Break a leg!

A quick message to wish all those who are participating in the Sale Eisteddfod this Saturday.  They have all worked very hard, preparing their repertoire and are sounding fantastic.

The main thing I would remind you all is to BREATHE!


Also this weekend is the last performances of The Little Mermaid by the Latrobe Theatre Company.

This is a lovely performance and would highly recommend attending if you are able.

To book tickets click here.


The Latrobe Chorale is also performing this weekend:

Saturday 21st May 2pm Presbyterian Church, Morwell.

Sunday 22nd May 2pm, St Michaels Church, Traralgon.

I will be conducting the program:  Rutter’s Gloria and Faure’s Requiem.

Here is a taste:



The Passaggio

All singers are challenged with working through the ‘passaggio’ –  the transition through vocal registers.  The main registers are sometimes described as chest voice, middle or mixed voice and head voice as this is the physical feeling singers have as they move from a lower register to a higher register.

You cannot remove the passaggi, but you can train yourself to even out  the passaggio so that you maintain ‘one voice’ through your whole vocal range.

That is something your voice teacher should be working on with you.


Here are some examples of voices where they are singing confidently through their vocal range and really nailing their high voice:







Here is a brief video for any men who are wanting to move through the passaggio – developing a mix voice:




Purposeful Practice

There is no such thing as a ‘gifted’ musician.  A person may have a desire to be a great musician, but the greatness only comes from hours and hours and hours of practice.World class performances comes by striving for a target just out of reach – but with a vivid awareness of how the gap might be breached.

Purposeful practice is about striving for what is just and out of reach and not quite making it.  It is about grappling with tasks beyond current limitations and falling short again and again.

Excellence is about stepping outside the comfort zone, training with a spirit of endeavour and accepting the trials and tribulations that will definitely come along.  Progress is built upon the foundations of necessary failure. Failure is a part of any learning. If you are not failing, you are not learning and growing as a musician and a person.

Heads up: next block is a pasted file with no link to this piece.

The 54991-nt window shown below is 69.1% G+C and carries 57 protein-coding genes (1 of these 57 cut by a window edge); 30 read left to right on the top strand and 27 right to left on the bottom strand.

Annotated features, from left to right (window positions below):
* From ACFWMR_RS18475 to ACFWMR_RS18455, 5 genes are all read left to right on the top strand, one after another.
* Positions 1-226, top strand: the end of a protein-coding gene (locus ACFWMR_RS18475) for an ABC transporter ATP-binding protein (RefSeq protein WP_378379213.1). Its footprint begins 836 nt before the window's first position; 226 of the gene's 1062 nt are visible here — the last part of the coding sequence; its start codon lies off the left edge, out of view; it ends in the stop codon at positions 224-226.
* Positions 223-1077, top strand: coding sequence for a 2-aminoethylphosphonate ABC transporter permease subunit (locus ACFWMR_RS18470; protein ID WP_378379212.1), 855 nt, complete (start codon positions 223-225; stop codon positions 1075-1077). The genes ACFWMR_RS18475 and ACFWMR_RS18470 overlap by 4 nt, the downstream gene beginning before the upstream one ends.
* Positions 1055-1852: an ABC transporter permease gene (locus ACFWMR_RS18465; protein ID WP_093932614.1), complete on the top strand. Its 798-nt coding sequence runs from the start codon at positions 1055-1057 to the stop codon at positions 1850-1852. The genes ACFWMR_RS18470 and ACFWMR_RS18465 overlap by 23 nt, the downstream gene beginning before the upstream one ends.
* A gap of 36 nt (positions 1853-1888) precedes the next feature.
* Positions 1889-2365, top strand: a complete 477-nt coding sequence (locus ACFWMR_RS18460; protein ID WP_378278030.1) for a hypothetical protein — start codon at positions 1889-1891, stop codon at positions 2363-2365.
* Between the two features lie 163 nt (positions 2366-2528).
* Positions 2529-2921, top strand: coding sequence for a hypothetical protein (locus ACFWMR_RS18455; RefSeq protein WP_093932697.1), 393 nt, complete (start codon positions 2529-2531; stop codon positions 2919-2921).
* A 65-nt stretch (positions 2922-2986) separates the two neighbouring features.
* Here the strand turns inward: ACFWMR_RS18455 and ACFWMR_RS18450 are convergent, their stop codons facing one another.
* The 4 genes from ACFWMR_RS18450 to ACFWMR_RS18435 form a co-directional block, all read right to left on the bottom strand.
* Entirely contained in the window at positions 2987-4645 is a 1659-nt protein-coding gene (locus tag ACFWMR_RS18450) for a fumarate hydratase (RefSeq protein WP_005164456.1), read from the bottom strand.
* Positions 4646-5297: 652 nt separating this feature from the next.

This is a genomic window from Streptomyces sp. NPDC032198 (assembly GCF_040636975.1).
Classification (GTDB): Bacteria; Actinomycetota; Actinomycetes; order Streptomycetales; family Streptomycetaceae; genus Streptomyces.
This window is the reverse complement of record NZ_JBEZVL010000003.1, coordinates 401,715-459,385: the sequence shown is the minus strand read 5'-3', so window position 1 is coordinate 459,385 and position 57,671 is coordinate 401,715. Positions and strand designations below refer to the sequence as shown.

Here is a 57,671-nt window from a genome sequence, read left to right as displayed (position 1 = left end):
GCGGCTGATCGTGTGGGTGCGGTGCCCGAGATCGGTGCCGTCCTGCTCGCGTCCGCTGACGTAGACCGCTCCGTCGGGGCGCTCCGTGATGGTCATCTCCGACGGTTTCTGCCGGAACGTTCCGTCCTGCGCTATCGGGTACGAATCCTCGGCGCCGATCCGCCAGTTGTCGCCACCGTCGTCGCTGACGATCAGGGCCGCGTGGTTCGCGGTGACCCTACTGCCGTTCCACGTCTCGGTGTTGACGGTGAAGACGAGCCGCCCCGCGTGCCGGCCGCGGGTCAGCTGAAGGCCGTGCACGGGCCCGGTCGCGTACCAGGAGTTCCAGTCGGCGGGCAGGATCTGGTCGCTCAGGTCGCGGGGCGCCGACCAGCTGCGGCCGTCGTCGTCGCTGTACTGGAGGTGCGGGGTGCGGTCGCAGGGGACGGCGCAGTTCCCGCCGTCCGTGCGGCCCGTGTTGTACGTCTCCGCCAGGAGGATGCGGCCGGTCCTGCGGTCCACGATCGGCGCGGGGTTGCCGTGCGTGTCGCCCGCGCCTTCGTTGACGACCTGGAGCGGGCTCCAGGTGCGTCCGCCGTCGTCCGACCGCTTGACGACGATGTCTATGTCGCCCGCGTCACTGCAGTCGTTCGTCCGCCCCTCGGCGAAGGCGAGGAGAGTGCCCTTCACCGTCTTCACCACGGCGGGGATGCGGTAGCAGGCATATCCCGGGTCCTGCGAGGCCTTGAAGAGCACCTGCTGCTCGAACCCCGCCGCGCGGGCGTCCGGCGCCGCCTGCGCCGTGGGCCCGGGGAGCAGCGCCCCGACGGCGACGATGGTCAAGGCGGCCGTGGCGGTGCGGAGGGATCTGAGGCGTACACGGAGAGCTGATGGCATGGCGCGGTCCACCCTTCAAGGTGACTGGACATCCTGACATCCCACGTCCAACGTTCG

Success and failure is found in motivation.  Thousands of hours in purposeful practice will help to achieve excellence.

But it is only those who care about the destination, who are motivated that will get there.


The following video is about Lang Lang, a pianist from China.  His story is incredible.

He obviously has the desire to be a musician, but you can also see the dedication and sacrifice he and his family have made for him to succeed.


Why have a singing teacher?

I have been visiting various singing websites lately and have found many of them to have great ideas and ways to help singers.

One thing I have noticed on a couple of the websites is their claim that you don’t need to have face to face lessons to sing well, just watch my videos and you can become the greatest singer.  For me this is a one way street.

My comment to this is if you don’t know what you are doing wrong, you can never know what you are doing right.

Feedback is integral to good progress.  Feedback is the rocket fuel that propels the acquisition of knowledge and without it, no amount of practice or watching videos is going to get you there.

A singing teacher is not merely there to offer encouragement and assessing levels of concentration, they are also on the lookout for small technical glitches that may have escaped the attention of their student.

You can get the basics from reading material or watching videos, but I would highly recommend you seek out a singing teacher or at least a mentor who can give you appropriate feedback and guide you on your musical journey.

teaching singing